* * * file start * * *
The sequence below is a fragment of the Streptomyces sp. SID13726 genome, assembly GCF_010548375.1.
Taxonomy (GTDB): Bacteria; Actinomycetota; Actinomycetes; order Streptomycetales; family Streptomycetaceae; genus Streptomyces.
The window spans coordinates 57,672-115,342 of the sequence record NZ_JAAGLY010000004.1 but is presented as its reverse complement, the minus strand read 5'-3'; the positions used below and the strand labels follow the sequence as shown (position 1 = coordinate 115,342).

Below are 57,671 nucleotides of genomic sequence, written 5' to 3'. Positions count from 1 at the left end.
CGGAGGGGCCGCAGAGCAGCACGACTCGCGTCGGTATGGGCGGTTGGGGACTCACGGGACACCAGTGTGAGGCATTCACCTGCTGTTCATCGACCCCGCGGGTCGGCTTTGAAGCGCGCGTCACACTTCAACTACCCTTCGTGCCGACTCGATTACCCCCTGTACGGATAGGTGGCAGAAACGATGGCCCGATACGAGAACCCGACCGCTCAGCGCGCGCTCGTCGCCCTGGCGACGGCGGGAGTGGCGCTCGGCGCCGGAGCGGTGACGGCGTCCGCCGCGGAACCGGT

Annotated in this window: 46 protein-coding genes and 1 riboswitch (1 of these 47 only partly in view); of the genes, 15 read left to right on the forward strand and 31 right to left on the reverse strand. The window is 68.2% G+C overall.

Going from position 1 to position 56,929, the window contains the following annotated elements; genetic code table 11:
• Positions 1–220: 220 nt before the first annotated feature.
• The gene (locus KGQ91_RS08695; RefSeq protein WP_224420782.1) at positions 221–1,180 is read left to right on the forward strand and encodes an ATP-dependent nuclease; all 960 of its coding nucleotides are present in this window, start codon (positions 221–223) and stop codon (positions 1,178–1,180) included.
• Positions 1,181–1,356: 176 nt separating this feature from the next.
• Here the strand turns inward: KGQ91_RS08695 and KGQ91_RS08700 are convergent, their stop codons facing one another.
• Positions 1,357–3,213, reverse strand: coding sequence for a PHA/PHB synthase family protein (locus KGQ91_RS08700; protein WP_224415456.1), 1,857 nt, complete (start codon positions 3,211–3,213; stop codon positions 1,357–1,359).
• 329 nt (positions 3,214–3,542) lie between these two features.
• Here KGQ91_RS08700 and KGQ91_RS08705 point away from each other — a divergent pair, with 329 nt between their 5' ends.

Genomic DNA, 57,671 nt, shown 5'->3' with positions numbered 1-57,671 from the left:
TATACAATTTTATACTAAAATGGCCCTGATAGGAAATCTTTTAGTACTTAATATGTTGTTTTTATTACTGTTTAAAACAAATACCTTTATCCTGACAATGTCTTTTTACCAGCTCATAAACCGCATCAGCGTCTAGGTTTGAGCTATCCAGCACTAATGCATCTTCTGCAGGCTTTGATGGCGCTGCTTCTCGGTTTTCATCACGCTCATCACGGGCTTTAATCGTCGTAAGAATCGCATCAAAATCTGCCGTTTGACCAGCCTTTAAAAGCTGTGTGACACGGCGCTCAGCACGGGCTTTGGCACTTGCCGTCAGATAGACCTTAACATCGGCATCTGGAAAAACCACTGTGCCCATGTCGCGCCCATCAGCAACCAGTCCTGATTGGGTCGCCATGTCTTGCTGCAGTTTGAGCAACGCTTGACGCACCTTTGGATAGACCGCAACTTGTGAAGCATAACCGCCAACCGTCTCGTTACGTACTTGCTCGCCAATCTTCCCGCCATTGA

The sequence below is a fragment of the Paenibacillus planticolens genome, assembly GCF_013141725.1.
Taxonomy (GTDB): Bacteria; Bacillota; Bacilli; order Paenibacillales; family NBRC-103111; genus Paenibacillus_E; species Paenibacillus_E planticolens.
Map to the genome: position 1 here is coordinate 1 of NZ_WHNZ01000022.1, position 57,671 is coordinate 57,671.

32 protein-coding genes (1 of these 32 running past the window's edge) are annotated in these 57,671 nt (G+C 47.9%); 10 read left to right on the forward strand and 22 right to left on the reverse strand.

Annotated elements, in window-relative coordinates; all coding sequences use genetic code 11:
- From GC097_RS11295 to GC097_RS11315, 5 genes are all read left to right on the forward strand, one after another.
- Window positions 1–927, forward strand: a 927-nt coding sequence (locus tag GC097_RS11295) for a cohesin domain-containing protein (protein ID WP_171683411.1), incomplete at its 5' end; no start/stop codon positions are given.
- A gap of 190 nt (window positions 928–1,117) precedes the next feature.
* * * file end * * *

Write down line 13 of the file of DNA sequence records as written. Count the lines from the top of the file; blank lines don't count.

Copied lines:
• 329 nt (positions 3,214–3,542) lie between these two features.